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3D DIRECT • August 14, 2000

The Artist's Canvas

Flat versus Deep: Faking Depth in Texture Art

by Eni Oken

Texture art is an often misunderstood and unexplored area in 3D, only recently gaining recognition. Largely responsible for the final look of any 3D model, textures not only give personality to the work, but also increase realism and add character to a model.

One important aspect of textures is the depth of the elements in the texture, a quality which can also be called dimensionality. A texture is a piece of art like any other, and, as such, can have a more dimensional or flatter feel.

Figure 1 shows the difference between two similar cartoon-like textures—one has no dimensional feel at all, while the other seems to show certain features that pop out of the image. The depth is obviously illusory, caused by certain characteristics present in the image: the circles in the second image possess highlights on the upper-left side, and shaded darker areas in the lower-left side. This alone would make the circles look dimensional, but combined with the simulated shadow being cast on the background, makes the objects stand out much more. To increase even further the illusion of depth, certain circles are overlapping and casting shadows on others.

Figure 1: Two versions of a cartoony texture. Figure 1a shows a flat version, while Figure 1b shows a very dimensional version. Image courtesy Eni Oken and copyright Eni Oken.

This fake depth can be advantageous if the artist knows when and how to apply it. If used properly, fake dimensional details can decrease modeling time and enhance the amount of detail and realism in a scene.

When to use deep or flat textures: prerendered versus realtime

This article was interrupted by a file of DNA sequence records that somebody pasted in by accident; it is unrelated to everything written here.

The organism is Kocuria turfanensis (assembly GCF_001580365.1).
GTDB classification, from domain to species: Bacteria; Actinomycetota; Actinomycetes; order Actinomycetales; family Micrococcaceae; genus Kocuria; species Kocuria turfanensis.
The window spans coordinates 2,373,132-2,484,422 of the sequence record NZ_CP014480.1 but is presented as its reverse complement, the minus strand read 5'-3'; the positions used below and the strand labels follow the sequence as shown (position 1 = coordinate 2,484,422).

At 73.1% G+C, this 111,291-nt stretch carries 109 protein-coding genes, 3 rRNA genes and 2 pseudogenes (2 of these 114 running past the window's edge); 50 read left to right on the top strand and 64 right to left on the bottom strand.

Although it may seem pretty obvious to a more experienced 3D artist when to use or not use dimensional elements in texture work, many beginners need to understand the difference between the essential types of 3D work first:

1. Prerendered 3D in still imagery and animation is often used for print (magazines, books, advertisements), broadcast, film, and game cinematics. Prerendered 3D usually has a high degree of modeled detail. Both models and texture work are highly detailed. The final image or animation is prerendered; that is, is preprocessed by the computer in a final camera shot. The advantage of this type of work is that it allows for extreme control on the artist's part, as viewers are only permitted to see one camera angle. Disadvantages are that detailed models can be very time consuming to create.

Although not widely adopted, texture depth can be useful for still imagery, reducing some of the modeling time. However, if not made to match with the current lighting in the scene, the viewer may be able to detect the fake (see Figure 2). In animation, this is a particularly vulnerable area because camera movement shifts point of view often, therefore increasing the chances of a bad side camera angle that would display the fake.

Figure 2: The textures that are seen straight ahead look convincing; however, a bad camera perspective makes the fake perceivable (side walls). Image courtesy Eni Oken and Copyright Eni Oken.

2. 3D in realtime interactive projects is most commonly seen in realtime video games, but is also developing rapidly for the Web. Realtime 3D allows for extreme viewer interaction and movement, but due to hardware and bandwith constraints, still does not allow extensive modeling details. This is where dimensional textures are mostly adopted—in a realtime project almost every single texture has dimensional elements added to it. Despite the fact that viewers can move close to the texture and position themselves in viewpoints that can clearly perceive the fake depth, freedom of movement seems to make up for the perspective flaws, and extremely dimensional textures are widely accepted for this kind of project.

Figure 3: The interior of a realtime environment for an online community world for the Web, along with the very dimensional textures used for each wall. Image copyright 1998 Worlds, Inc.

Levels of depth